Why does this matter?
Bad actors may easily and inexpensively influence specific groups
Inflating the engagement of tweets through retweets or replies can create the illusion of popularity (Wild and Godart, 2020). Endorsement by domestic figures can “launder” stories from the fringes of public conversation into the mainstream (First Draft, 2018; Media Manipulation Casebook, 2021; Romm and Molla, 2017). As mentioned earlier, past research has shown that early engagements play a significant role in whether something goes viral, “Bots amplify such content in the early spreading moments before an article goes viral” (Shao et al., 2018).
Bad actors can leverage the illusion to direct public discussion and influence opinion without disclosing financial backing, or they can misinform or discourage opponents through targeted harassment (Wild and Godart, 2020; Carmichael, 2021; Kinetz, 2021; Onyango, 2021). TrendMicro, a global cybersecurity firm, wrote of the threat in 2017 (Gu et al., 2017, p. 74):
Careful and extended use of propaganda can shift the Overton window. Prolonged opinion manipulation techniques can make the public receptive to ideas that would have previously been unwelcome and perhaps even offensive at worst. The concept of the slippery slope applies: once an opinion has been changed a bit, it becomes easier to change it even more.
Concerning a case where coordinated Twitter campaigns targeted civil advocates, the activists said, “They now self-censor on the platform” (Onyango, 2021).
An in-depth investigation by Mozilla included interviews with the influencers who had accepted payments to partake in the information operation (Madung and Obilo, 2021):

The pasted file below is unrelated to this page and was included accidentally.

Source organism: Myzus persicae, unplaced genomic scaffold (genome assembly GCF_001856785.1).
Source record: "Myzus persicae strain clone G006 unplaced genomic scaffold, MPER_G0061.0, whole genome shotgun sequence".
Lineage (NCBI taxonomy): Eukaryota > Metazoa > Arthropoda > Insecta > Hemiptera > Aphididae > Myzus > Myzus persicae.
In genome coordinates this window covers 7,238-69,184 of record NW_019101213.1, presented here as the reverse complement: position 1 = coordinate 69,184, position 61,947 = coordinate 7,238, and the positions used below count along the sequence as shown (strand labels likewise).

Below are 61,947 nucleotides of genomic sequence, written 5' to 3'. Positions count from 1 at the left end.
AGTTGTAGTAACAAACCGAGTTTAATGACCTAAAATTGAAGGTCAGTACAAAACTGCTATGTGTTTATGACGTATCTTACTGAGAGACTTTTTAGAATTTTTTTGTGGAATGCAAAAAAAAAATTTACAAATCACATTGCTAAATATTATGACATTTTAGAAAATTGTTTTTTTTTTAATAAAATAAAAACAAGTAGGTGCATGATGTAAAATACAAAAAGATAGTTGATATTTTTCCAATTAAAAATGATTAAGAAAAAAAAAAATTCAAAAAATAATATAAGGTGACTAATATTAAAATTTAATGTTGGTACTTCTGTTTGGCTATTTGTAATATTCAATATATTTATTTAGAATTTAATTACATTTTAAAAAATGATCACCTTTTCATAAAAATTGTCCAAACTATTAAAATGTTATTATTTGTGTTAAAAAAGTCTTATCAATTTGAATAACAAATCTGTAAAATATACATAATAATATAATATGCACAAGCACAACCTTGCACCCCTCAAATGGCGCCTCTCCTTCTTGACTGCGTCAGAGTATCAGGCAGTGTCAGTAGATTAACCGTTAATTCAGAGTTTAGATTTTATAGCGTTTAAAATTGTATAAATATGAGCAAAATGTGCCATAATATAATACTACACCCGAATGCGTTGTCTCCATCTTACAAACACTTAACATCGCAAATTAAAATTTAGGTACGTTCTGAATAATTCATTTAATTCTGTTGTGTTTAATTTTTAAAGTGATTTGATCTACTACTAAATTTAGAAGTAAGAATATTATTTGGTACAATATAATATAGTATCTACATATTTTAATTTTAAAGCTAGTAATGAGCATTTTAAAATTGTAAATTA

“They were told to promote tags – trending on Twitter was the primary target by which most of them were judged. The aim was to trick people into thinking that the opinions trending were popular – the equivalent to ‘paying crowds to show up at political rallies,’ the research says.”
Information disorder research leaves something to be desired
Platforms routinely remove accounts operated by bad actors, but this usually also removes their interactions and history (Twitter Safety, 2021b, 2021a; Kinetz, 2021; Twitter Safety, 2019). Researchers can piece together history using archives and mentions, but we are often deprived of the full dataset needed to perform a comprehensive analysis. When still possible, the cumbersome process of documenting deleted bad-actor accounts often prevent independent researchers from providing an invaluable check on social media platforms.
Platforms frequently opt to share data with a handful of groups–sometimes the same groups with which other platforms share data. The process lacks transparency. Consequently, the arrangement and research findings are more vulnerable to malign influence and lack the checks afforded to other fields where researchers may more freely replicate results.
If platforms fail to stop and remove far more accounts and efforts than is currently recognized, there is no incentive for them to tell us.
The threats from information manipulation facing the public will only grow
In 2022, the Annual Threat Assessment of the US Intelligence Community stated that malign influence would continue to threaten the United States. The threats from Russia and China were most pronounced. The 2021 Annual Threat Assessment stated (ODNI, 2021):
“Cyber threats from nation-states and their surrogates will remain acute. Foreign states use cyber operations to steal information, influence populations, and damage industry, including physical and digital critical infrastructure. Although many countries and non-state actors have these capabilities, we remain most concerned about Russia, China, Iran, and North Korea. Many skilled foreign cybercriminals targeting the United States maintain mutually beneficial relationships with these and other countries that offer them safe haven or benefit from their activity.”
Adversaries may use acceptable messengers to spread their divisive and misleading content by simply amplifying individuals in Western society that are already aligned with their interests. As this threat grows, our ability to understand and analyze it has been limited by platforms.